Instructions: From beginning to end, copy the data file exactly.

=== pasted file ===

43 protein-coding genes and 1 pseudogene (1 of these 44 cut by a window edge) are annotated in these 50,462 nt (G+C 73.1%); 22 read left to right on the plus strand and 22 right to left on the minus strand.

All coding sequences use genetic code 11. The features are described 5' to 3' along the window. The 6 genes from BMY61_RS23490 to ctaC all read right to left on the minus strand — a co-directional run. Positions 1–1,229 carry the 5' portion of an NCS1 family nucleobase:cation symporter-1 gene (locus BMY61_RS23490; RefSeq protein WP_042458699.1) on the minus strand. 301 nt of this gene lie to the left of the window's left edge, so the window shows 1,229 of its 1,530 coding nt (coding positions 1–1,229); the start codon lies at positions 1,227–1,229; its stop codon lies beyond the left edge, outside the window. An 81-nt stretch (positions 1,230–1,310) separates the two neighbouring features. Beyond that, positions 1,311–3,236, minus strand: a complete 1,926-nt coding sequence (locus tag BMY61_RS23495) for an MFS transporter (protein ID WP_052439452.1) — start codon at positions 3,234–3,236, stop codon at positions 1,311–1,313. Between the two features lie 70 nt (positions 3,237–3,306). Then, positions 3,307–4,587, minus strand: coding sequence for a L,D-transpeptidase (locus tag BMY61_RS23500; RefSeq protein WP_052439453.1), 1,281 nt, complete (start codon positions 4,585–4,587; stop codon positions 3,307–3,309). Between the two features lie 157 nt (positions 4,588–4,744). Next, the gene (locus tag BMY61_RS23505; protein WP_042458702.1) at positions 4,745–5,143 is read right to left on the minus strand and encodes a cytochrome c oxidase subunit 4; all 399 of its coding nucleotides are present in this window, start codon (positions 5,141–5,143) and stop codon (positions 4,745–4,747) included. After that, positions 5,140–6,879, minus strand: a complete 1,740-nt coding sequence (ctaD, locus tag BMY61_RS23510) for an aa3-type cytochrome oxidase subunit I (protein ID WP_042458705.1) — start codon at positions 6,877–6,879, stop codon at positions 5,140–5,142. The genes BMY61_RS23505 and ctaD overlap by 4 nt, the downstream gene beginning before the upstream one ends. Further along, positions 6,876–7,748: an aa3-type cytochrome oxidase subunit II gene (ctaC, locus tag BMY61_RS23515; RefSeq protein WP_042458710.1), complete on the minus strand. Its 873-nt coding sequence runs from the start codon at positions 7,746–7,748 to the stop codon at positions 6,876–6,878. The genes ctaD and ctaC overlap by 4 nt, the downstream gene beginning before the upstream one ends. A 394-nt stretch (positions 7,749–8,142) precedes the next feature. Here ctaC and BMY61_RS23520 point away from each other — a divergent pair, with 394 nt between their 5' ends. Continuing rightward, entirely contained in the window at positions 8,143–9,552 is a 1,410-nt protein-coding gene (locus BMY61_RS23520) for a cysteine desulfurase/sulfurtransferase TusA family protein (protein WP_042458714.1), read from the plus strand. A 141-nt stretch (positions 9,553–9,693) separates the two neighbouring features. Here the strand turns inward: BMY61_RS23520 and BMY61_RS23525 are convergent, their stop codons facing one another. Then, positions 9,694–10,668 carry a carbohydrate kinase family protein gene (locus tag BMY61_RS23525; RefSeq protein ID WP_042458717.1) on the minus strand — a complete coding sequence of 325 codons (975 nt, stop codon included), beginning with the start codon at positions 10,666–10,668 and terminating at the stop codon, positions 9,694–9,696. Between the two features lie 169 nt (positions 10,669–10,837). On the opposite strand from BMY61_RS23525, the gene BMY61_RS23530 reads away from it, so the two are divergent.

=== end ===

43 protein-coding genes and 1 pseudogene (1 of these 44 cut by a window edge) are annotated in these 50,462 nt (G+C 73.1%); 22 read left to right on the plus strand and 22 right to left on the minus strand.

All coding sequences use genetic code 11. The features are described 5' to 3' along the window. The 6 genes from BMY61_RS23490 to ctaC all read right to left on the minus strand — a co-directional run. Positions 1–1,229 carry the 5' portion of an NCS1 family nucleobase:cation symporter-1 gene (locus BMY61_RS23490; RefSeq protein WP_042458699.1) on the minus strand. 301 nt of this gene lie to the left of the window's left edge, so the window shows 1,229 of its 1,530 coding nt (coding positions 1–1,229); the start codon lies at positions 1,227–1,229; its stop codon lies beyond the left edge, outside the window. An 81-nt stretch (positions 1,230–1,310) separates the two neighbouring features. Beyond that, positions 1,311–3,236, minus strand: a complete 1,926-nt coding sequence (locus tag BMY61_RS23495) for an MFS transporter (protein ID WP_052439452.1) — start codon at positions 3,234–3,236, stop codon at positions 1,311–1,313. Between the two features lie 70 nt (positions 3,237–3,306). Then, positions 3,307–4,587, minus strand: coding sequence for a L,D-transpeptidase (locus tag BMY61_RS23500; RefSeq protein WP_052439453.1), 1,281 nt, complete (start codon positions 4,585–4,587; stop codon positions 3,307–3,309). Between the two features lie 157 nt (positions 4,588–4,744). Next, the gene (locus tag BMY61_RS23505; protein WP_042458702.1) at positions 4,745–5,143 is read right to left on the minus strand and encodes a cytochrome c oxidase subunit 4; all 399 of its coding nucleotides are present in this window, start codon (positions 5,141–5,143) and stop codon (positions 4,745–4,747) included. After that, positions 5,140–6,879, minus strand: a complete 1,740-nt coding sequence (ctaD, locus tag BMY61_RS23510) for an aa3-type cytochrome oxidase subunit I (protein ID WP_042458705.1) — start codon at positions 6,877–6,879, stop codon at positions 5,140–5,142. The genes BMY61_RS23505 and ctaD overlap by 4 nt, the downstream gene beginning before the upstream one ends. Further along, positions 6,876–7,748: an aa3-type cytochrome oxidase subunit II gene (ctaC, locus tag BMY61_RS23515; RefSeq protein WP_042458710.1), complete on the minus strand. Its 873-nt coding sequence runs from the start codon at positions 7,746–7,748 to the stop codon at positions 6,876–6,878. The genes ctaD and ctaC overlap by 4 nt, the downstream gene beginning before the upstream one ends. A 394-nt stretch (positions 7,749–8,142) precedes the next feature. Here ctaC and BMY61_RS23520 point away from each other — a divergent pair, with 394 nt between their 5' ends. Continuing rightward, entirely contained in the window at positions 8,143–9,552 is a 1,410-nt protein-coding gene (locus BMY61_RS23520) for a cysteine desulfurase/sulfurtransferase TusA family protein (protein WP_042458714.1), read from the plus strand. A 141-nt stretch (positions 9,553–9,693) separates the two neighbouring features. Here the strand turns inward: BMY61_RS23520 and BMY61_RS23525 are convergent, their stop codons facing one another. Then, positions 9,694–10,668 carry a carbohydrate kinase family protein gene (locus tag BMY61_RS23525; RefSeq protein ID WP_042458717.1) on the minus strand — a complete coding sequence of 325 codons (975 nt, stop codon included), beginning with the start codon at positions 10,666–10,668 and terminating at the stop codon, positions 9,694–9,696. Between the two features lie 169 nt (positions 10,669–10,837). On the opposite strand from BMY61_RS23525, the gene BMY61_RS23530 reads away from it, so the two are divergent.